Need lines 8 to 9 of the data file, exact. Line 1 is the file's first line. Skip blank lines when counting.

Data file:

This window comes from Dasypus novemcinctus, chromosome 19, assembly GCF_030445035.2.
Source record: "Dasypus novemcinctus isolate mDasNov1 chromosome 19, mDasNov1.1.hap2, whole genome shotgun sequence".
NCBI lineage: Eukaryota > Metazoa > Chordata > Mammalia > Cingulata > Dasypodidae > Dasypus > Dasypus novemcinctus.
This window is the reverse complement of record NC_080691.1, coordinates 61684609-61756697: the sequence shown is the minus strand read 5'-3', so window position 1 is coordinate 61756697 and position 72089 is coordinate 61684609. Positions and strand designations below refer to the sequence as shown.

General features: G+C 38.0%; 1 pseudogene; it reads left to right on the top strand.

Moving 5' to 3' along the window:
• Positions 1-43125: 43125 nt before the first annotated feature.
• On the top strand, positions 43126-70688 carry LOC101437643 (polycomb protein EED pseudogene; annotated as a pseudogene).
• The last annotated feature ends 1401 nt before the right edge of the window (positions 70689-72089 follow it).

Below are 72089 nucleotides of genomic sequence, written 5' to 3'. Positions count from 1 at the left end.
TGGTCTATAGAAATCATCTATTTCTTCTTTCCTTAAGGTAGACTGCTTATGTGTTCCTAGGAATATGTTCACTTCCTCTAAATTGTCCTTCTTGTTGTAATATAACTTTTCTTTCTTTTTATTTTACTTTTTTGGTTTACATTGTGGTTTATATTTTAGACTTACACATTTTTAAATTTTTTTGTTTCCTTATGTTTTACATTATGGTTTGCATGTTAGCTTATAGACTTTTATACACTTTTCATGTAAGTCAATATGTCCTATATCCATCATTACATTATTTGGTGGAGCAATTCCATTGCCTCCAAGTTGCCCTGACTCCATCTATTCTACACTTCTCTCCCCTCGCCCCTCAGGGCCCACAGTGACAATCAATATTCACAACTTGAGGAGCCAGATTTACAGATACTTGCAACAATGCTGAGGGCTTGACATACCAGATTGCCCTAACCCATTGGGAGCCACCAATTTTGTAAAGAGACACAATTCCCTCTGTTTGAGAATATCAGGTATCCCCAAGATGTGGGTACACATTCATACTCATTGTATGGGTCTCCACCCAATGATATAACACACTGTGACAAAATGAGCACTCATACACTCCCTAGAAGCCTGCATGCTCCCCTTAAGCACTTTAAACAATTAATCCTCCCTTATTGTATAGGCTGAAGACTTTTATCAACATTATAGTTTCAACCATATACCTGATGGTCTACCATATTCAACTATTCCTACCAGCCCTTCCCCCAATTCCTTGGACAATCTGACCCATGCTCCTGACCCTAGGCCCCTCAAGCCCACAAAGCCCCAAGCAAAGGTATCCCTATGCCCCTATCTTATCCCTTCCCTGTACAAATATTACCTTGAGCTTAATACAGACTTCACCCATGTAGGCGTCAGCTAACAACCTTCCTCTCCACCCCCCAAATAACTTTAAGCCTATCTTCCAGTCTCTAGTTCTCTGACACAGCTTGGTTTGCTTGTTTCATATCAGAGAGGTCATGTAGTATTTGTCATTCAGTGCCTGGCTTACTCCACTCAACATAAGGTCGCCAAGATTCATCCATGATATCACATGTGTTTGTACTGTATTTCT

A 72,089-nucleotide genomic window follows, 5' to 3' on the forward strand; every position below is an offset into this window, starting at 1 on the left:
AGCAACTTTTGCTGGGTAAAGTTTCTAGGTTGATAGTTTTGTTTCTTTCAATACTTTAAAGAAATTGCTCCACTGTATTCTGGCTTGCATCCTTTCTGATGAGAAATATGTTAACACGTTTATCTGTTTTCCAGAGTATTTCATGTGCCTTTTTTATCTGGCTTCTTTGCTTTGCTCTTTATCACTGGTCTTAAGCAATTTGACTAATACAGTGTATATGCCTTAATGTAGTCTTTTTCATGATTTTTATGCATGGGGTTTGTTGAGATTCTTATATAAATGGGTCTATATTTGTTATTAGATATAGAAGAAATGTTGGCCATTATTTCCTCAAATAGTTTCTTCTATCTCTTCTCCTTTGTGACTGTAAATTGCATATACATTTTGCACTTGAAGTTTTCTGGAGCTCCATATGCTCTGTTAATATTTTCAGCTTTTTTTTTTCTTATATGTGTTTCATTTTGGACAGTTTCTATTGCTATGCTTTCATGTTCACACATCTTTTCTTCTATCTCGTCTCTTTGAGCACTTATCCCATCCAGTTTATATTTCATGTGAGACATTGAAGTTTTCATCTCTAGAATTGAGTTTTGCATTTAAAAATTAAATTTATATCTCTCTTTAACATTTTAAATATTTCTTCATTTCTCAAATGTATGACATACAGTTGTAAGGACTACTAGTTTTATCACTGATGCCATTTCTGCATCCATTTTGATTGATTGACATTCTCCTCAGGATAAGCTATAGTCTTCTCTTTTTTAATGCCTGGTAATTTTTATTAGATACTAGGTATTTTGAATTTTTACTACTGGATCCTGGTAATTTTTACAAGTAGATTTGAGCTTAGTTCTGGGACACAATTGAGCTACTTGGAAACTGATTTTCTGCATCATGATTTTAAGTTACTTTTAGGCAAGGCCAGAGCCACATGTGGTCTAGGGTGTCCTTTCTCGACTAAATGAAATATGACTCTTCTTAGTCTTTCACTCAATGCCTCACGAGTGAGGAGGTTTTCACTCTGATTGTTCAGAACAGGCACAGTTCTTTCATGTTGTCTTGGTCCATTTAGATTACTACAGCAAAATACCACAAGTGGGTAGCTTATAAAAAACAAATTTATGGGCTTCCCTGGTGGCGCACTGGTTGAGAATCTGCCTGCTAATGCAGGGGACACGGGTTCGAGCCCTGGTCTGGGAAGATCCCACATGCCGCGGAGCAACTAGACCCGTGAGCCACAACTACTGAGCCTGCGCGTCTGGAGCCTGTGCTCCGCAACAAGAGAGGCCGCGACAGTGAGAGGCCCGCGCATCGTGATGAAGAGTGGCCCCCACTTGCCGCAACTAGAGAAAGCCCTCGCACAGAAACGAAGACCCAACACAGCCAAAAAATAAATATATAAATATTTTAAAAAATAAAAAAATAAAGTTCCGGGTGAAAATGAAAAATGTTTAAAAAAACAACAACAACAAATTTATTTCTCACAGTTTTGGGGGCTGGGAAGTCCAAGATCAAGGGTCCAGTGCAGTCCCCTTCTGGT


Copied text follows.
• On the top strand, positions 43126-70688 carry LOC101437643 (polycomb protein EED pseudogene; annotated as a pseudogene).
• The last annotated feature ends 1401 nt before the right edge of the window (positions 70689-72089 follow it).